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Author Topic: Thinking about starting honey business  (Read 4823 times)
vistin
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« on: January 25, 2007, 12:56:37 AM »

My wife and I are thinking about starting a honey business. Can you tell us how profitable this venture can be? Plus, please share all your knowledge on how to start. We are studying everything we can on the subject.
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Finsky
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« Reply #1 on: January 25, 2007, 01:21:54 AM »

It is sure hat to beginner it is not profitable. Beekeeping has been under competition tens of years. Bye a book Bad Beekeeping. There succesfull beekeeper tells about his job.

The biggest cost is that you need land, stores and barns where you keep all stuff you need in job.

It takes many years to learn the job, like in many other job too.

It is better to start in small scale 10-20 hives and when you se that now it goes, you are wise enough to calculate are you going to live with it.  Then it is better to go with some professional and you will se what kind of duty you have ahead.

I have 20 hives. I told our biggest beekeeper that I hade no time enough to go through 20 hives during weekend and now i must return to my cottage to handle the rest.

He said:" Oh boy! We handled today 450 hives. We go through 3000 hives during 10 days' periods.

Okay! You work 10 hours but efecctive time is 5 hours beside hives.
You have 3 men.   
150 hives every day per man.
30 hives per hour!
2 minutes per hive all summer along.  And if you get  a good yield, make it faster!  That is competition.

I spend 30-60 minutes per hive.

700 hives is a measure what beekeeper can nurse in USA.  Those hives produces 70 000 - 100 000 pounds honey. You have to sell them and find customers.  You will sell every day 400 pound honey and you will live with it, perhaps, if you are healthy.

Then you practice pollination services, sell nucs and queens and what ever you get in your mind. - And of course, you make questions on this forum.

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mick
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« Reply #2 on: January 25, 2007, 01:58:19 AM »

Thats it in a nutshell, very well put Finsky!
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Michael Bush
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« Reply #3 on: January 25, 2007, 06:13:18 AM »

There are beekeepers and there are people in the honey business.  People in the honey business are called packers.  People in the beekeeping business are called poor.  Smiley

Here's what Jay Smith said:
http://www.bushfarms.com/beesbetterqueens.htm#The%20Question%20of%20Mating%20Hives
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Michael Bush
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pdmattox
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« Reply #4 on: January 25, 2007, 08:11:44 PM »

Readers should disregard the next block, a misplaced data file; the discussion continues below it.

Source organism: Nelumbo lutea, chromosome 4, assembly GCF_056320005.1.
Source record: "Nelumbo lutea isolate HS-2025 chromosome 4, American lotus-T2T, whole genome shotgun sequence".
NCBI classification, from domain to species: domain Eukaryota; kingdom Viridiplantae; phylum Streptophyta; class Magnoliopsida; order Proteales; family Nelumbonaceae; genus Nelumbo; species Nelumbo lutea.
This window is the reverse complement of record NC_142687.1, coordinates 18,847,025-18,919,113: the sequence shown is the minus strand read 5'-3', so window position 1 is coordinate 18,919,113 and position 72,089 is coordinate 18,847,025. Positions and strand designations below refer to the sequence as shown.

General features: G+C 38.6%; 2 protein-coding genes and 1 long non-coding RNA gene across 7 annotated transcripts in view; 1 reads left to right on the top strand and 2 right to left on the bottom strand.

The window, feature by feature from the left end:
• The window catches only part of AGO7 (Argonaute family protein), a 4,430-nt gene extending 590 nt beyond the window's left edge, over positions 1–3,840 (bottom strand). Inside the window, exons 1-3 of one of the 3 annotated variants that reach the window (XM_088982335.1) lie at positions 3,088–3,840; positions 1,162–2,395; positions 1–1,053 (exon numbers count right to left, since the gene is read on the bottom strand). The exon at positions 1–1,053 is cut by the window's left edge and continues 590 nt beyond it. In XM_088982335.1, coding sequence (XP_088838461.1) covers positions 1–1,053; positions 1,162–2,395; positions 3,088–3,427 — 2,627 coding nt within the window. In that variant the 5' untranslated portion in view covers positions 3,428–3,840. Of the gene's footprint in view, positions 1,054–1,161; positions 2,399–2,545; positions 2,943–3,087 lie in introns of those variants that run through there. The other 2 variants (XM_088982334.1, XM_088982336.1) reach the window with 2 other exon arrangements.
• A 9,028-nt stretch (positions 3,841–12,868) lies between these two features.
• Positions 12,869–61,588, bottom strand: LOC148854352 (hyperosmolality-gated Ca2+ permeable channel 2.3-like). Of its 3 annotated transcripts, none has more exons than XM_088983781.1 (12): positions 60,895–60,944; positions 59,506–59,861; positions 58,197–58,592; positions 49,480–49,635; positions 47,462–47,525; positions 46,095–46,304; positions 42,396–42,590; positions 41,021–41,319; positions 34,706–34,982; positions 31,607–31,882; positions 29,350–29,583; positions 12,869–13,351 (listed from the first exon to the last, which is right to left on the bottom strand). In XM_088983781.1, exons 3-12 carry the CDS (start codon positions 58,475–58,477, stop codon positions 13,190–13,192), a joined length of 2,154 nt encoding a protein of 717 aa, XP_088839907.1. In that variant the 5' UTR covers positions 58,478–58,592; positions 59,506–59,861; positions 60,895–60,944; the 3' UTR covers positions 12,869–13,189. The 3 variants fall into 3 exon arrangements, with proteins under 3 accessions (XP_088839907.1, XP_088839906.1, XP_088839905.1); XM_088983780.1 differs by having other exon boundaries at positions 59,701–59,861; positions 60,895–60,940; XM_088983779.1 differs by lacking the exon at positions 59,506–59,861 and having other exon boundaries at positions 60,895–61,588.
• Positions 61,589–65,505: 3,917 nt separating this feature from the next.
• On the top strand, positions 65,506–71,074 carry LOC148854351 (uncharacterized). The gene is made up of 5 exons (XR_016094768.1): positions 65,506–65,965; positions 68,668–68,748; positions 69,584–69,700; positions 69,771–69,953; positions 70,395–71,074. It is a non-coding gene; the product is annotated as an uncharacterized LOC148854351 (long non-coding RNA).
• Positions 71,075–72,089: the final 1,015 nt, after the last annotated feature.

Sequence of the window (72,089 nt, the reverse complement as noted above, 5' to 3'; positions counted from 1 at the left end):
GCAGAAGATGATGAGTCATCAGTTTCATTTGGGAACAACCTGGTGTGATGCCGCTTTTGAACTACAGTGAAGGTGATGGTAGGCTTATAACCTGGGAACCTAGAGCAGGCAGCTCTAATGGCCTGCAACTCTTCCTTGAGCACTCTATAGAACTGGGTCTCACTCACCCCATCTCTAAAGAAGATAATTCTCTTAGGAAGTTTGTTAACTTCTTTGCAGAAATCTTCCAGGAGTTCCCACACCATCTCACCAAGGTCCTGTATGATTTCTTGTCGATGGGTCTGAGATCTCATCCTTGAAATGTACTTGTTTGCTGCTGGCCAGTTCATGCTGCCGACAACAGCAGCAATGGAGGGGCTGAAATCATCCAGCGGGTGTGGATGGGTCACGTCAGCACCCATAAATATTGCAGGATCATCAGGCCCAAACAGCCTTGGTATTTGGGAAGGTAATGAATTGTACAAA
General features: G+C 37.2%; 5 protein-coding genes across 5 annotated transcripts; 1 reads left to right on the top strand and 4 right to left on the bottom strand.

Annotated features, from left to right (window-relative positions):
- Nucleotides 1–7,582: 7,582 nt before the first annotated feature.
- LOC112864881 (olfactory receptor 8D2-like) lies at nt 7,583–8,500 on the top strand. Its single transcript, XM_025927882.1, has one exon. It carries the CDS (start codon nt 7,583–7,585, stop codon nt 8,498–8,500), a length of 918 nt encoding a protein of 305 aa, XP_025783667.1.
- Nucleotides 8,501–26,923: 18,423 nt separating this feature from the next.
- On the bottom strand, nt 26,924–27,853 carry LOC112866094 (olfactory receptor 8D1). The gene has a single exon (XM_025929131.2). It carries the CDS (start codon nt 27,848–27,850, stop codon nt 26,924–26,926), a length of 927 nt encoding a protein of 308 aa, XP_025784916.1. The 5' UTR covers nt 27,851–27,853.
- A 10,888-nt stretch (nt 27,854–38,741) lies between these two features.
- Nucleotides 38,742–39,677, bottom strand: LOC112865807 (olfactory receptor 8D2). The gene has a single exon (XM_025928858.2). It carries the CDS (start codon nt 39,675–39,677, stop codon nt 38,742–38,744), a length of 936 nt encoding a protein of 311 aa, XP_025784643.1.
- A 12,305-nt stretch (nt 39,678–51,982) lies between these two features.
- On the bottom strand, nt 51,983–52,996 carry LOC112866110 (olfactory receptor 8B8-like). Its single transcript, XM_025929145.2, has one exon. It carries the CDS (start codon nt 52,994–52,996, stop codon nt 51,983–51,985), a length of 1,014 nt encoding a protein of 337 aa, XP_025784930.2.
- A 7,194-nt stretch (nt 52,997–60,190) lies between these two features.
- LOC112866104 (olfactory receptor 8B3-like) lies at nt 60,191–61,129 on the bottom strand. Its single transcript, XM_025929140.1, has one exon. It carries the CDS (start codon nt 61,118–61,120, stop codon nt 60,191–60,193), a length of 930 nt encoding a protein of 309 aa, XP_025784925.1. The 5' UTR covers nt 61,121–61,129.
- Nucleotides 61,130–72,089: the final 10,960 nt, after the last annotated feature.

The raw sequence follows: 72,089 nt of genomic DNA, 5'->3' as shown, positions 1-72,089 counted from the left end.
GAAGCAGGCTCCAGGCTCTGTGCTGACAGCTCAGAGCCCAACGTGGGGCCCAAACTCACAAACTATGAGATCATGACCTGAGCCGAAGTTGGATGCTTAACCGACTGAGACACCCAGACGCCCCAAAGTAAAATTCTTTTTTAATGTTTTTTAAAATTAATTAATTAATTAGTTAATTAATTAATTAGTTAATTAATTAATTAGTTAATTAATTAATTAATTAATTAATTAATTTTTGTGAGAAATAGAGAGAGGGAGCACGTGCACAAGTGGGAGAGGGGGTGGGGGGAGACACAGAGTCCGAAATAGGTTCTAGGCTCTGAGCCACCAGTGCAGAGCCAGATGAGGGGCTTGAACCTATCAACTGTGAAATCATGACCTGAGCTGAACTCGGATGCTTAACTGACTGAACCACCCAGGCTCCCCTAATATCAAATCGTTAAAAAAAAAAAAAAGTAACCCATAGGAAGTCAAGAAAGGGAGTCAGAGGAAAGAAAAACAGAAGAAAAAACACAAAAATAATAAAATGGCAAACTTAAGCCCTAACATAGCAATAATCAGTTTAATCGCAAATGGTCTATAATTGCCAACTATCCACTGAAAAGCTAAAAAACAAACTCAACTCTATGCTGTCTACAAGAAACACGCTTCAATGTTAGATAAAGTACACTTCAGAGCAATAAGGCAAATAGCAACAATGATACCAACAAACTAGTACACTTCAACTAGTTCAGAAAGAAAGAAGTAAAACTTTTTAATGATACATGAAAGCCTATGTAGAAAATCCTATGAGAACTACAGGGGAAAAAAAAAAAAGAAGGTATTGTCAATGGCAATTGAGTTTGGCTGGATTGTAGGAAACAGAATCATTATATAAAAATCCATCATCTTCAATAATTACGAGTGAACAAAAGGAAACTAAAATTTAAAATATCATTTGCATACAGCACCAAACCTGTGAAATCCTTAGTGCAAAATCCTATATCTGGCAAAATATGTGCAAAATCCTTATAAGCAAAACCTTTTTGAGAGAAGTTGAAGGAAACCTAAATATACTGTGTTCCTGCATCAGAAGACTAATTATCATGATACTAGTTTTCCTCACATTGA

Very good description Finsky.
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Apis629
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« Reply #5 on: January 25, 2007, 09:42:13 PM »

If you're looking for the most profit versus cost, try sidelining; using beekeeping to support your income with, say, 50 hives but, basing most of your income off your current occupation.  This would give you a better perspective of if you'd like to persue it full time or, if you'd like it part time, or even as a hobby.  Take into account that, if you do try full time, you must take into account the cost of employees' wages, feed, treatments, woodenware, protective clothing, and don't get me started on the extractors and truck.  In the words of most commercial beekeepers I know, "Hobby beekeeping is for fun, commercial is work.".  With how honey prices are and, how difficult it is to keep bees currently, I wouldn't take the chance of moving into such a volitile occupation but, if it's what you want to do, it's what you want to do.
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michelleb
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« Reply #6 on: January 26, 2007, 06:15:25 PM »

"Plus, please share all your knowledge on how to start."

You can surf every board and read every book and ask every beekeeper, and probably still have a long way to go!  Wink

I'm in the process of growing my bee operation. The best and most frequent advice I've heard is to start slow, and to take a long hard look at what you consider financial viability. Do you have tons of debt, kids to send to college, a penchant for luxury spending? Seriously, think about it. The more $$ you need, the more bees you need, and the more money you'll spend to make more money.

We're working toward the goal of about 500 colonies (by perhaps 2011 if we really push, and if our bees stay healthy), hiring only part-time help during the flows, with two full-time adults doing the rest of the work--from actual bee work to the books and any honey sales (retail). This year, we hope to go into winter with a couple dozen colonies. We don't want our operation to grow faster than we can learn. I hope to go full time--still doing a few contract gigs in my current career here and there--by 2009, with the beau joining in full time in 2011.